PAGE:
To the world, Roger Moore was a suave British star best recognized as James Bond — but to Deborah Moore, he was just dad.
Moore, who starred as the iconic secret agent in seven films, died in 2017 at age 89.
Deborah recently recalled her final moments with Moore to U.K.’s Yours magazine. She insisted Moore never lost his charm, even as he was battling cancer.
“Dad was such a kind man and had a wonderful sense of humor,” said the 54-year-old, Moore's first child with Italian actress Luisa Mattioli.
“Even when he was in [the] hospital in his last days, he had a twinkle in his eye, and you could see him flirting with the nurses. I’d have to say ‘Dad, behave!’”
Today, Deborah still has fond memories of growing up with the Hollywood star. She described how even when Moore was at the height of his fame, family always came first.
“He’d usually take us on film sets with him when he was working because, being such a family man, he didn’t want us to be split up," she said. "As we were quite young – I was 10 when he got Bond – we were taken out of school for a few months and a tutor would come with us so we didn’t miss out on class. I remember when we went to Jamaica to film Bond – it was all very exciting.”
Moore didn’t think twice when it came to welcoming his children into his star-studded world of filmmaking. But, when cameras stopped rolling, he preferred to dedicate his time to them.
“His favorite thing to do with us when we were young was to take us swimming, especially when we went out to Italy, where my mother was from,” said Deborah. “It was right by the sea, so every morning we’d get up at the crack of dawn together and go out for a swim. It was wonderful.”
Moore also taught his children the importance of giving back to those in need.
“He first got involved in UNICEF through his close friend, Audrey Hepburn, because he admired the work she did with them,” said Deborah. “So he went along to a UNICEF conference with her and immediately decided he wanted to be a part of it. He cared hugely about what was happening in the world and got very upset about injustices, particularly towards women and children.”
With the help of UNICEF, the goodwill ambassador traveled the world for over 26 years to champion children’s rights. In 1999, he was made a Commander of the British Empire and was knighted in 2003.
Then in 2012, he raised more than $1 million for the organization by leading a Bond-themed auction. That same year, he received the first UNICEF UK Lifetime Achievement Award.
“He actually turned down a lot of work because of his UNICEF commitments,” said Deborah. “He even used to get a little bit annoyed when he went on talk shows and found it hard to get around to talking about the charity. He’d always come away and say, ‘Oh I wish I’d had more time to talk about UNICEF.’”
And throughout his life, Moore never took his fame for granted, a lesson he was determined to teach his daughter, also an actress.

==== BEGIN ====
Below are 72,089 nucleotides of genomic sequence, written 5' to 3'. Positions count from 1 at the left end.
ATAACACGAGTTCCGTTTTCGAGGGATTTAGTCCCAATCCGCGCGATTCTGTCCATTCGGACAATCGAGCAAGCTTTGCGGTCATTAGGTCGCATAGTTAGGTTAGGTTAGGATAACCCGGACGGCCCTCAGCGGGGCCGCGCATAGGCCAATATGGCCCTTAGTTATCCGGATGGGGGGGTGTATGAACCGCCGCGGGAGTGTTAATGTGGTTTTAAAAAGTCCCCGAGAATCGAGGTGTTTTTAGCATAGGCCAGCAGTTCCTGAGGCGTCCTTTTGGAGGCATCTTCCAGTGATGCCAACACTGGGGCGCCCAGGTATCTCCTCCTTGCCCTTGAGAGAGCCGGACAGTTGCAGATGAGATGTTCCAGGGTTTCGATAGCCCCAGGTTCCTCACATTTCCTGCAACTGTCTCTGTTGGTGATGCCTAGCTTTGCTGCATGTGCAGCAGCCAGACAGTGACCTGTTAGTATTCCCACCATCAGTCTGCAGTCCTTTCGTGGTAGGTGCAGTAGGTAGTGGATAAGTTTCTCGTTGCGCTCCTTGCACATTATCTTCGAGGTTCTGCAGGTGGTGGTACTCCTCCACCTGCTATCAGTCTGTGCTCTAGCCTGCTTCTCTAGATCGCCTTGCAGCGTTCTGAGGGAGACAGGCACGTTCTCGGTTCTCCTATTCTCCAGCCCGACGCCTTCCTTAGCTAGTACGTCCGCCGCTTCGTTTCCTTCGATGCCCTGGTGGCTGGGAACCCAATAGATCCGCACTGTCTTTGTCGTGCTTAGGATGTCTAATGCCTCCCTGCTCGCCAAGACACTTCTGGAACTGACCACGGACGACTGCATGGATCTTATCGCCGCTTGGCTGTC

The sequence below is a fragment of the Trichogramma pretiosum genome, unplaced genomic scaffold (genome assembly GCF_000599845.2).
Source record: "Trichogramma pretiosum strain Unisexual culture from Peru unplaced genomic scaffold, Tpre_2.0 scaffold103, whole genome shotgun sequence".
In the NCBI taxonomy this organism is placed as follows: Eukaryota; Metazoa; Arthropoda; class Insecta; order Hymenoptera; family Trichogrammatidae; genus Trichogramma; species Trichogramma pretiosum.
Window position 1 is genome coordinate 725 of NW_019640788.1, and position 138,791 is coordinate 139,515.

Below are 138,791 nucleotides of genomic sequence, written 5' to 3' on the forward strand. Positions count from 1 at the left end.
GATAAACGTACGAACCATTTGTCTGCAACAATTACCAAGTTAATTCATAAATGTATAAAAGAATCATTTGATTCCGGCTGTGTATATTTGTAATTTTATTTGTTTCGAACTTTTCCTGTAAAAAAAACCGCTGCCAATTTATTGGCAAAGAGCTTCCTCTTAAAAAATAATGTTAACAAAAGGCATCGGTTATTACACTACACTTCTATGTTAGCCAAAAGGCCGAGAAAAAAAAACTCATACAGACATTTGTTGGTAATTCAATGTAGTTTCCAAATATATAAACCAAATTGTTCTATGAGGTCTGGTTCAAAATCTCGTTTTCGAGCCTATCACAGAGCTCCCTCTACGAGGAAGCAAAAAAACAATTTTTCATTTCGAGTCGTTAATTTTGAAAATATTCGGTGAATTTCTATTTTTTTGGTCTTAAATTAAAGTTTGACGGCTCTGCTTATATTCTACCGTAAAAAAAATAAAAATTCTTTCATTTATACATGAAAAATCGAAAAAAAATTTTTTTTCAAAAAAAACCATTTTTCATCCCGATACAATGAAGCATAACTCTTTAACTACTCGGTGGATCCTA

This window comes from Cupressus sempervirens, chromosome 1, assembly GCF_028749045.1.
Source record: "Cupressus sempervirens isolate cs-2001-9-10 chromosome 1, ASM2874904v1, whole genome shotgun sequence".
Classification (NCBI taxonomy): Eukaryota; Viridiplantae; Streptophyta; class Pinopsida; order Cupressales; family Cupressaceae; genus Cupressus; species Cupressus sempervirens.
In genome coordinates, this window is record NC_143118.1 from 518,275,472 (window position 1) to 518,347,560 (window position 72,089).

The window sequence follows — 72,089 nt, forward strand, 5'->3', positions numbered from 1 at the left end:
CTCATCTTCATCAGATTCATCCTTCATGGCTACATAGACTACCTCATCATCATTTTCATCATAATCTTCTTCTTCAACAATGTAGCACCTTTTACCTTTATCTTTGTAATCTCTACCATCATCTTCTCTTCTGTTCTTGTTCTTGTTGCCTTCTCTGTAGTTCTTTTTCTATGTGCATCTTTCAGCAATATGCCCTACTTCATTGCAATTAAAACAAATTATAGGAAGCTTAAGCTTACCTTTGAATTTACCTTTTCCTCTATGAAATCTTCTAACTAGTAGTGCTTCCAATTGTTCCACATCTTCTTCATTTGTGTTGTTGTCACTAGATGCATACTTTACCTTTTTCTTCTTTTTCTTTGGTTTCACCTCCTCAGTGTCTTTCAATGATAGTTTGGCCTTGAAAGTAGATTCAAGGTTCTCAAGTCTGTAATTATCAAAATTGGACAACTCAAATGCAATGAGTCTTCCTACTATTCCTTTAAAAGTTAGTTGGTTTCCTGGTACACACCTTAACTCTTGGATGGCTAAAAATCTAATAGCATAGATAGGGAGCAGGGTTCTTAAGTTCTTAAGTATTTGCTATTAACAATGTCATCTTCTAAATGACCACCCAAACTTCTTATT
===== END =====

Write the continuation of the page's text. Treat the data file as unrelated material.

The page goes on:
“Dad taught me to always be appreciative of what you have,” said Deborah. “In fact, he would never say no to anyone who asked for an autograph. Even if it was at the most inconvenient moment, he’d be so gracious and say yes.
"I remember he once said, ‘These are the people who put me here’ and that’s why he did it. He also taught me that it’s so easy to be kind and so hard to be unkind, because he always had so much love and respect for other people. He was such a good man.”
Deborah would go on to launch her own successful career as an actress. She even appeared in the 2002 Bond film “Die Another Day,” opposite Pierce Brosnan as 007.
The publication noted that as a child, she joined her father onscreen when she made her acting debut in an episode of “The Persuaders!” in 1971.
“They needed a little girl to be in this episode and so I was taken out of school for the day to come and film with him,” she explained. “It was great and by then I definitely had the acting bug.”
Shortly before his death, Moore published “À Bientôt,” where he looked back at his life and the memories that continued to shape him. Deborah wrote the foreword but didn’t read the book until after Moore passed away.
“I sort of knew he was writing a book before he died but I didn’t read any of it until a few months afterward,” she explained. “The first time I read it in full I could just hear him talking. I was on the train home from visiting a friend of dad’s. And as I was reading the last chapter where he talks about the friends he lost and about death, I just couldn’t stop crying. It’s a really difficult bit to read because dad didn’t think he was ever going to die. We all thought he was going to get better like he had done the last time he was doing poorly, so it came as a terrible shock when he passed away.
“Since he died, I find there are moments when I’m fine and then I go, ‘Oh I must ring dad’ and realize I can’t," she added. "All my life I was a daddy’s girl and dreaded the day I’d lose him. I often said to him, ‘I hope something happens to me before you because I don’t think I could live in this world without you.'
"So I was scared when I realized he wouldn’t survive this awful illness, that I was going to become a mess. But I’ve since found an inner strength and I feel like dad’s gone to a better place, with his mates up in the heavens. Now I have pictures of him everywhere and I always feel like dad is sat on my shoulder helping me out.”
When Deborah was asked how she felt her father would want to be remembered, her answer was simple.
“I think he’d want to be remembered for trying his best in everything he did,” she said. “For trying to make the world a better place and for making people smile.”